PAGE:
Wildflowers bloom in July with an ever-changing array of color. Now that the garden switched from planting to harvesting, I walk along the state park trail almost daily to watch nature’s changes. Even though The International Union for the Conservation of Nature added the migrating monarch butterfly to its “red list” of threatened species in July and categorized it as “endangered,” I saw a few Monarchs on the trail yesterday.

The world we know may be dying due to the climate crisis yet there is evidence of our past in every walk along the trail. Stay cool next week!

Living in Society

Politics In An Unending Pandemic

Coralville, Iowa Independence Day parade, 2021.

Part of the new protocol for summer events in Iowa, including political events, is recognition of and taking action to avoid contracting the coronavirus. It may not be going well because it seems a lot of people recently tested positive for COVID-19.

This came home when a participant in an Independence Day parade emailed a group of us they tested positive:

I wanted to let the people I had contact with on the 3rd know I tested positive for COVID so they can monitor their health. So sorry if I exposed you and I hope you all remain in good health!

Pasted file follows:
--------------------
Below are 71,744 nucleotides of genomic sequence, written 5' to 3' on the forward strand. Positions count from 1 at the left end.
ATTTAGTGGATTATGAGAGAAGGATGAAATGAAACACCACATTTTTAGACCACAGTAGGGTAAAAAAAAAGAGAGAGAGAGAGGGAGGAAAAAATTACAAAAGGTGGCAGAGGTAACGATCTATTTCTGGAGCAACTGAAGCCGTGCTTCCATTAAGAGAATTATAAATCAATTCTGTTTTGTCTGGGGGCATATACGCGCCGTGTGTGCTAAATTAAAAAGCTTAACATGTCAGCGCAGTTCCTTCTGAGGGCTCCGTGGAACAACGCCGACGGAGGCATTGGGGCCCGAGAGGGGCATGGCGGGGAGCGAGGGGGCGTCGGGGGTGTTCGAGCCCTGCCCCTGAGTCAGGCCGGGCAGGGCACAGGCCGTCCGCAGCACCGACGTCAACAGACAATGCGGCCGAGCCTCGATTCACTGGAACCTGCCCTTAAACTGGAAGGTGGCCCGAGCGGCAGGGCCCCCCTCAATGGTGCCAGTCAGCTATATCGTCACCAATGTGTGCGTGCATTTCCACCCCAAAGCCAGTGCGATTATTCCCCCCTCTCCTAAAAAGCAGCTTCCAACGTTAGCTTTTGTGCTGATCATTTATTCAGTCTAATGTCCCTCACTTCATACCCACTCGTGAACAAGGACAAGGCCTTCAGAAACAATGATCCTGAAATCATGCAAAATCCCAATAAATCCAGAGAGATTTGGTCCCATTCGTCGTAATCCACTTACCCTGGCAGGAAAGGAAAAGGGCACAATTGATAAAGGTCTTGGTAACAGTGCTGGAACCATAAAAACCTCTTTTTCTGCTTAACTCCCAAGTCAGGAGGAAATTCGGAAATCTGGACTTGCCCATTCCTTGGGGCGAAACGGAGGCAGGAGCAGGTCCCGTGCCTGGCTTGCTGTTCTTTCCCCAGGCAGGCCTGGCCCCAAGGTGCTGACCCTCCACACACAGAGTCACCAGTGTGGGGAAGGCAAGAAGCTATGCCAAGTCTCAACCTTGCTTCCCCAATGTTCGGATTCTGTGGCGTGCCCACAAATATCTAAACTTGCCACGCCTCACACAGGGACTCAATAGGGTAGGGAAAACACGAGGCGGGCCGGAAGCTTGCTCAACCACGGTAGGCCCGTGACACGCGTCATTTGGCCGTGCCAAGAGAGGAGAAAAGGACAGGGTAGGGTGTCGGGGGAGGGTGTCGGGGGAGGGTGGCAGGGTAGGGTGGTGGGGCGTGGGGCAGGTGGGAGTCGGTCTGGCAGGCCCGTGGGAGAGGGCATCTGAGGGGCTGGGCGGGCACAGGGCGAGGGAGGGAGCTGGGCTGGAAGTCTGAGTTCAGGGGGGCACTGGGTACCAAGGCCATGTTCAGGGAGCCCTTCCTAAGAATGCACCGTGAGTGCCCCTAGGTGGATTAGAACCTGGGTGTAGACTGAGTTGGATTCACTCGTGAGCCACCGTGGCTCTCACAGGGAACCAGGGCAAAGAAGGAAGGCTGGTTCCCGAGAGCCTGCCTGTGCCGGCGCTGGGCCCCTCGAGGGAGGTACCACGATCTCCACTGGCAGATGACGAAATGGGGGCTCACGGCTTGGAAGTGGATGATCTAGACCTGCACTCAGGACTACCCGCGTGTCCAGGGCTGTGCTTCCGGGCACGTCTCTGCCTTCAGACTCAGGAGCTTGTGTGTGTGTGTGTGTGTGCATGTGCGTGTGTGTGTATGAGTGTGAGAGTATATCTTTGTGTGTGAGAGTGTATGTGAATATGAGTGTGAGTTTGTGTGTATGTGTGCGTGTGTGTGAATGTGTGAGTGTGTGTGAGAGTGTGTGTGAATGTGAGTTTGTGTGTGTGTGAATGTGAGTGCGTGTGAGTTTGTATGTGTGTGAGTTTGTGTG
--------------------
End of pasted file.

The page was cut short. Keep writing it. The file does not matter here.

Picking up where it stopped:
Because parades are outdoors, one hopes the risk of contagion is minimal. Nonetheless, the coronavirus pandemic has not ended and is a palpable presence in everything we do in public, including political campaigning.

State Senator Rob Hogg tracks weekly Iowa COVID data and posts it on social media. He reported for the week ending July 6, there were 15 more deaths, 201 new hospital admissions, and 3,980 new cases. The Centers for Disease Control reports 88,056,795 COVID-19 cases (an under count), and 1,015,070 deaths (also an under count because of the way deaths are reported). We would like to get on with our lives after the pandemic without concern for contracting a virus that could kill us. Instead, we have a new reality.